The news that the Wolves have assigned rookie Shabazz Muhammad to their NBA D-League affiliate in Des Moines is good. Playing with the Iowa Energy (including erstwhile Timberwolf Othyus Jeffers) for at least a week will give Muhammad some burn, and it’s clear from his recent short stints off the bench at the end of blowouts that he’s hungry to get going and actually do something on a court (over the last five games he’s averaging 12.7 points per 36 minutes on 50% shooting).
I’ve already seen at least one person say that you don’t send your first rounders down to the D-League, and the comment section on that Star Tribune post couldn’t be clearer: “Just another fine example of the Wolves terrible draft history”; “Meanwhile Trey Burke [picked by the Wolves then traded for the picks that would become Muhammad and Gorgui Dieng] named Rookie of the Month”; “A top 15 pick going to play in the D-league. What’s wrong with this picture”.
But no one’s going back in time to redo the draft and conceiving of the D-League as some kind of punishment, as a purgatory for disappointing players is tremendously shortsighted. It’s sort of like looking at a cell phone in 2000 and wondering why anyone would want to put a camera in it. One only need look at the successes of Jeremy Lamb (a 12th overall pick) and Terrence Jones (and 18th overall pick) this season after spending time in the D-League last year to find examples of rookies picked in a similar spot to Muhammad’s who benefited tremendously from consistent playing time. (In case you’ve missed it, Lamb is averaging almost 10 points in 21 minutes per game while shooting 48/40/95 this season.) And over the last several years, the NBA is peppered with similar success stories: Jeremy Lin, Danny Green, etc.
Yes: the D-League’s current identity is as a stop for not-quite-there players or ones on the way down, but that’s only because that’s the way it’s been used. Like any tool, you can use it for whatever it’s good for, and the more teams work with their D-League affiliations to cultivate talent of any level — from future starters to solid bench players — the better the league will become at doing those things.
I also think some of the negativity about the D-League comes from a misguided perception of the role of context in how players develop. We tend to think that basketball is basketball and that wherever you play it is wherever you play it, but there’s a lot to be learned from experiencing different contexts for what you’re trying to do, and this applies to many things in life.
I’m a musician, and when my first band was coming up in Western Massachusetts, we played three-hour gigs: three 45-minutes sets with 15 minutes breaks in between. We got good at it. What started out as almost all blues standards gradually developed into a repertoire of originals and classics, and we developed an intuitive understanding of how to pace each set and how to pace the night as a whole.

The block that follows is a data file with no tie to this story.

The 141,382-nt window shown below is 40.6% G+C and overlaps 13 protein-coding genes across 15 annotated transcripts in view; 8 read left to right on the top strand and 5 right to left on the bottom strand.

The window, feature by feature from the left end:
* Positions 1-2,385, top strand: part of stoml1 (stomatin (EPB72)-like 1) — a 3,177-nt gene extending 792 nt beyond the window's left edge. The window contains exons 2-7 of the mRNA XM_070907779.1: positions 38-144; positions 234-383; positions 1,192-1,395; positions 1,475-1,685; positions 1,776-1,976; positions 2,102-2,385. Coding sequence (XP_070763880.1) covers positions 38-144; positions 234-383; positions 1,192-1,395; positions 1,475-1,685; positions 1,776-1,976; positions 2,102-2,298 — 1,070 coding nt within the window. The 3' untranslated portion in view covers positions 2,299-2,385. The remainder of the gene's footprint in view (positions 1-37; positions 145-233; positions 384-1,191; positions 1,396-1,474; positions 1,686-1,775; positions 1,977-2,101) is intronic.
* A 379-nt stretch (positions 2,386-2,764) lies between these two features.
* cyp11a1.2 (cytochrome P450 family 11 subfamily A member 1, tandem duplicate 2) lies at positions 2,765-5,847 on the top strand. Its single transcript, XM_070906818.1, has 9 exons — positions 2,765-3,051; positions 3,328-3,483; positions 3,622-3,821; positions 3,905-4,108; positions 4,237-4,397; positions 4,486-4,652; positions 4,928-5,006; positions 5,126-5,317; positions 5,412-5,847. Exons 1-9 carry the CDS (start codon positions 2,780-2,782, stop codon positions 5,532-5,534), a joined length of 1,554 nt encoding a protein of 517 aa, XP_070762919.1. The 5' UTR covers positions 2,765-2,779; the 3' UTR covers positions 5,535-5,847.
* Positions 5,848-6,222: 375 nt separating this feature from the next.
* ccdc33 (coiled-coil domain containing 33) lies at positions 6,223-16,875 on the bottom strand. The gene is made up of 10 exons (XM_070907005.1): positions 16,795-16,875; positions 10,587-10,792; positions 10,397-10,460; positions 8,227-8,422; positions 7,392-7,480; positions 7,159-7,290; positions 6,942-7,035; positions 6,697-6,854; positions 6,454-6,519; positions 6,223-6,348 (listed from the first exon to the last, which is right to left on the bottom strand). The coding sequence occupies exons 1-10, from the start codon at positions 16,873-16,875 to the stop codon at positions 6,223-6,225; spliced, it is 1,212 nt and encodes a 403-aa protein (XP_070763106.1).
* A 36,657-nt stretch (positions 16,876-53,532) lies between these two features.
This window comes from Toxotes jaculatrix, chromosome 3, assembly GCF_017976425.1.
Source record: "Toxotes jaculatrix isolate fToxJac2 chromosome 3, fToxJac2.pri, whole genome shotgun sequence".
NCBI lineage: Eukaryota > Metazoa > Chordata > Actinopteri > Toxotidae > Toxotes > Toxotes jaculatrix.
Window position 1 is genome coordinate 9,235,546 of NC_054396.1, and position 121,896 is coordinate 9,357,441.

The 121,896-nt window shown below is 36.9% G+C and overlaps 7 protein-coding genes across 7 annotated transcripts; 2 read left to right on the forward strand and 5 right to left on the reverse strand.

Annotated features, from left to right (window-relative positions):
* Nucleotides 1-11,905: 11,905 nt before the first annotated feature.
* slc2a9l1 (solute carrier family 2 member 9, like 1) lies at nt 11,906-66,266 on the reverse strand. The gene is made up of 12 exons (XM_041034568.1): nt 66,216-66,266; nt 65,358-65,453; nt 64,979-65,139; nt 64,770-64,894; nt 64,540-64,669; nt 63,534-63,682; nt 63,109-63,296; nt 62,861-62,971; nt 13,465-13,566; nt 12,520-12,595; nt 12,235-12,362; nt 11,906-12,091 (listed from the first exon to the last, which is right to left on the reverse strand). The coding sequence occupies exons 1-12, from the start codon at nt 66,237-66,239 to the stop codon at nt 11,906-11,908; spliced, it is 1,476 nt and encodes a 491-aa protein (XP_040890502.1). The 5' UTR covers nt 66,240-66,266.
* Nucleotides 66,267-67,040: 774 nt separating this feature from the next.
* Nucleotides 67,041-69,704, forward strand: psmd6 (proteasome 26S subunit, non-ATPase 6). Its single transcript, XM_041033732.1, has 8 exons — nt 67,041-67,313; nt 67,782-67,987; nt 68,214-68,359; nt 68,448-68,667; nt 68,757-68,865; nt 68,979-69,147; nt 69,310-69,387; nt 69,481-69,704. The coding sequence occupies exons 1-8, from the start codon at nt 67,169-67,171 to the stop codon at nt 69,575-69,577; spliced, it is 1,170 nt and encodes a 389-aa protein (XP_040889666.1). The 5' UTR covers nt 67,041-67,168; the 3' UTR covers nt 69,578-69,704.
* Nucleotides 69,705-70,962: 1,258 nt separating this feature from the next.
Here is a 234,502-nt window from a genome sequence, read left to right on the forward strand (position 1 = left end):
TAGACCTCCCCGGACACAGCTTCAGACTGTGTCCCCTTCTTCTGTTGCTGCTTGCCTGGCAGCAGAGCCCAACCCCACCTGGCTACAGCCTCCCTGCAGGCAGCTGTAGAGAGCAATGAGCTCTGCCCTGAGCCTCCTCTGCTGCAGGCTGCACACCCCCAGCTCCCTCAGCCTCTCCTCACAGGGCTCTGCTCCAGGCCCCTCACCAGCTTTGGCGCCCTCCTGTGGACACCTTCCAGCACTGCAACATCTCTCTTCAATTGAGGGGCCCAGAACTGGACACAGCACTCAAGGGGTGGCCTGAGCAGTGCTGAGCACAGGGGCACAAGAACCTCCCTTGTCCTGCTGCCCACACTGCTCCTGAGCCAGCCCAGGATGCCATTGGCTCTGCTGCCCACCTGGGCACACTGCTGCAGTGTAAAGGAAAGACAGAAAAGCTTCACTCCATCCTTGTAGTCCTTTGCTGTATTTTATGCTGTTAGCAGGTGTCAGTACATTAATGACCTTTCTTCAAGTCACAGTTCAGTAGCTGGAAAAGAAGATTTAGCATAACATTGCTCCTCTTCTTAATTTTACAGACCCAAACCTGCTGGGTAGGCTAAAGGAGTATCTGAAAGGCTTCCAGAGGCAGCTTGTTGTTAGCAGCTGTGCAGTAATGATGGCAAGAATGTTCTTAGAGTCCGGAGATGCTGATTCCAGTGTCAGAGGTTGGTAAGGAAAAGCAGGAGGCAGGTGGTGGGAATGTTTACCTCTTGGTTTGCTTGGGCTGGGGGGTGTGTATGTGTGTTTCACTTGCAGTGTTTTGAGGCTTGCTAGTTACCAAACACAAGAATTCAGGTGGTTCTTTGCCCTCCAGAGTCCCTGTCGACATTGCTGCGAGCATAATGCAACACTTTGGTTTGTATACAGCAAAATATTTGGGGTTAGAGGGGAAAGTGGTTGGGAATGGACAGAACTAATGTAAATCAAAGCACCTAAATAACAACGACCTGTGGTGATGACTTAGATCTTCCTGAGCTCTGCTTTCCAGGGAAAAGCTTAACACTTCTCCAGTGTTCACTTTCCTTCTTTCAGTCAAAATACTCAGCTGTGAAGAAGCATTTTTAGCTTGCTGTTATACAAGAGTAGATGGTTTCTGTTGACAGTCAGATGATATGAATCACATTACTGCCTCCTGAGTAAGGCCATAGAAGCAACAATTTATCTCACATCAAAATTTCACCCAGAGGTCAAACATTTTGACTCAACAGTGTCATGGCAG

But then when we got the chance to open up for other artists or started playing showcase gigs in New York City, we had no idea how to deliver a concise punch in a 30 to 40 minute set. I would often leave the stage after those short sets feeling good and warmed up, but with no place to put that hard-won energy. But all that time learning how to deliver a consistent effort over three hours did help us to adapt to the demands of a single short set and eventually we got pretty good at them. I found a satisfaction in putting together a solid single set that was different from the marathon of three back-to-back sets.
Weirdly, though, I felt like our ability to play those marathon nights took a hit for a while as we worked on this other way of playing. Ultimately, it was the moving back and forth between these two approaches that made us better overall, more flexible and able to deal with all kinds of different situations.
If we can get past where Muhammad was picked or that he was picked over other guys we see doing well, if we can understand that Rick Adelman was simply not going to play him much because that’s just not how Rick Adelman is, then I think we can see how Muhammad running 3-on-3 drills and sitting and watching every game save for blowouts was not going to help him. If he’s going to become anything, he needs to get back to playing the basketball equivalent of three 45-minute sets. He needs some space to actually play, to get a chance to be a guy getting 20-plus points a night. Maybe he shows enough to earn spot minutes when he comes back up to the Wolves, or maybe it’s enough to get another team interested in him.
Whichever way it goes, it’s hard to see it as being a negative for either Muhammad or the Wolves as a basketball team. If he grabs the opportunity in a positive way, he earns a better chance for himself in the NBA. If he doesn’t, he’s shown something else about himself. Feel free to take this as an indictment of the Wolves’ drafting strategy and the front office if you want. Just don’t take it that way because you can’t see what the D-League has to offer to a young player: a chance to experience a different context, a new challenge that can build new habits and understandings.